Loyal Reader Corncobb has prompted this post, and rightfully so.

It’s odd that two men who gave us two of the iconic songs of the 1960s, Percy Sledge and Ben E. King, died within two weeks of each other in April. Sledge, who was 74, was best known for “When a Man Loves a Woman” in 1966. King, who was 77, performed and co-wrote (with Jerry Leiber and Mike Stoller) “Stand By Me” in 1962.

People will go on writing songs about love and loss and devotion, but these new songs must always be measured against “When a Man Loves a Woman” and “Stand By Me.” That’s the law, as enforced by the U.S. Office of Weights and Measures, a division of the National Institute of Standards and Technology.

While we’re remembering Mr. King, I invite you to join me in protecting artistic freedom by demanding a ban on CD reissues of classic albums that include hours of worthless bonus material. Two or 10 or 30 outtakes, intakes, or uptakes do nothing to improve ancient 12-song albums and in fact they can be harmful.

This happens to our blues pioneers all the time. It happens in jazz. Many of Ray Charles’ records have been stuffed like an old sofa. The Who’s Live At Leeds has been drowned in its own tears. Alas, this unfortunate tendency has also invaded Ben E. King’s catalog: I’m talking about his 1961 release, Spanish Harlem.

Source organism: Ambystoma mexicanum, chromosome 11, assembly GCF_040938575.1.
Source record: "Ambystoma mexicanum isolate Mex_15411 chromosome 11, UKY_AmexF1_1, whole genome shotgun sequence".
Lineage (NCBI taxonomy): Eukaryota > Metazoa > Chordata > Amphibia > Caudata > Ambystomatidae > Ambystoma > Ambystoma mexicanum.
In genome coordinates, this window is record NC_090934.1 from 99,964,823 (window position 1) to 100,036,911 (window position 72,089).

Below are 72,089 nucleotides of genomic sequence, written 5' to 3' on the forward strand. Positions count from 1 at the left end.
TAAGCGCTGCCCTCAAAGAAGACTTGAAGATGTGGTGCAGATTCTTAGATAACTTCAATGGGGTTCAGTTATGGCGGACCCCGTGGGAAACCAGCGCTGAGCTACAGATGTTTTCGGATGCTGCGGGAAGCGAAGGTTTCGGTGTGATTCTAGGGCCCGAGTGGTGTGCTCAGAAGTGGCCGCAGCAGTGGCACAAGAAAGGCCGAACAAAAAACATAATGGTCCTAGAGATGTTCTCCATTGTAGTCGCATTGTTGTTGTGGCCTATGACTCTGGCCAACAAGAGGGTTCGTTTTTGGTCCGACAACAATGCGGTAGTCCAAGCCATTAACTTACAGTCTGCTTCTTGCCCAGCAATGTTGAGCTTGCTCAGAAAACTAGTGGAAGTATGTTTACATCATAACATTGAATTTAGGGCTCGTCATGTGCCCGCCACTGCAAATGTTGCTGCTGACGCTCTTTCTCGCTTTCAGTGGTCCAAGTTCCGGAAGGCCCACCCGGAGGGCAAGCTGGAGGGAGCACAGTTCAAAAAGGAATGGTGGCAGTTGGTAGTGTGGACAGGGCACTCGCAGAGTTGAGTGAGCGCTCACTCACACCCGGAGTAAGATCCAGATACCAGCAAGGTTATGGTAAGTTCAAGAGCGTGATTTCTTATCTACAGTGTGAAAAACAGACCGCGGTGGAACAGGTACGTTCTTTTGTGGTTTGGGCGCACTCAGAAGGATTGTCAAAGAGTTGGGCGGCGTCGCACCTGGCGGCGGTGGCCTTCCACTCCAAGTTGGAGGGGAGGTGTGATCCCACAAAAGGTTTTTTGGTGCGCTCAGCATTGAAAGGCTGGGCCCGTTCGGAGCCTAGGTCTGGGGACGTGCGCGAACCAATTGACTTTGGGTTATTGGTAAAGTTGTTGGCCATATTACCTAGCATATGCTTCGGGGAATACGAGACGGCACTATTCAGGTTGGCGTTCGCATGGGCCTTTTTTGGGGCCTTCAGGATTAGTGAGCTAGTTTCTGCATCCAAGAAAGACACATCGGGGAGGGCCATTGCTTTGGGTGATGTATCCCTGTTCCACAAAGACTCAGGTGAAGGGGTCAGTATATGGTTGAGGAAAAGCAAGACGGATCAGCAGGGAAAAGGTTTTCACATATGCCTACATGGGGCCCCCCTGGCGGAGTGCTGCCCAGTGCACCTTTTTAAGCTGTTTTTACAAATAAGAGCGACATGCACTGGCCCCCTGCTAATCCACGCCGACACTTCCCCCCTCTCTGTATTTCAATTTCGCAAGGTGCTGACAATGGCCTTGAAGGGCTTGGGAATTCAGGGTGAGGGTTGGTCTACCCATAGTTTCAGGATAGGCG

When “Spanish Harlem” became a hit, his label, Atlantic, immediately put King to work on an album so they could resell the song – but not, in the practice of the day, an album with one hit and a pile of unconnected baby food. The original 12 songs were all listenable and they all carried a Spanish influence; for example, “Amor,” “Perfidia,” “Granada,” “Besame Mucho,” and “Souvenir of Mexico.” It was almost a theme album.

But when Atlantic reissued Spanish Harlem decades later, they added eight songs that have nothing to do with anything, including that much-beloved Spanish ballad “Auf Wiedersehen, My Dear.” I hope King got a good payday out of this, because he deserved it, but listening to it this evening has given me heartburn!

Guest comment from Loyal Reader Corncobb
Mr. Corncobb, who is also my brother-in-law, has taken the time to write and to put this very useful list together. Listen up, Hobbits:

“By the 70’s,” Corncobb writes, “I had completely left the R&B scene, Run-DMSteve, so this Black Music Of The 70’s survey honestly had not piqued my interest much, but, as my CoA was in the decade before yours, the 60’s, I must make mention of the passing 10 days ago of one of R&B’s giants, Ben E. King, lead singer of The Drifters.

“I spent many a night at school sock-hops slow-dancing to 45’s, and at movie drive-ins, listening to AM radio & smooching (and fogging windows) with my date, to his/their songs such as:

* Stand By Me

* Spanish Harlem

* This Magic Moment

* I (Who Have Nothing)

* There Goes My Baby

* Save the Last Dance for Me

…and on the beach at night with my girl…

* Under the Boardwalk

Thanks for the sideways nudge to bring back the memories from mid last century, Run-DMSteve!”


  1. extraspeciald says:

    Well done, Mr. Corncobb!

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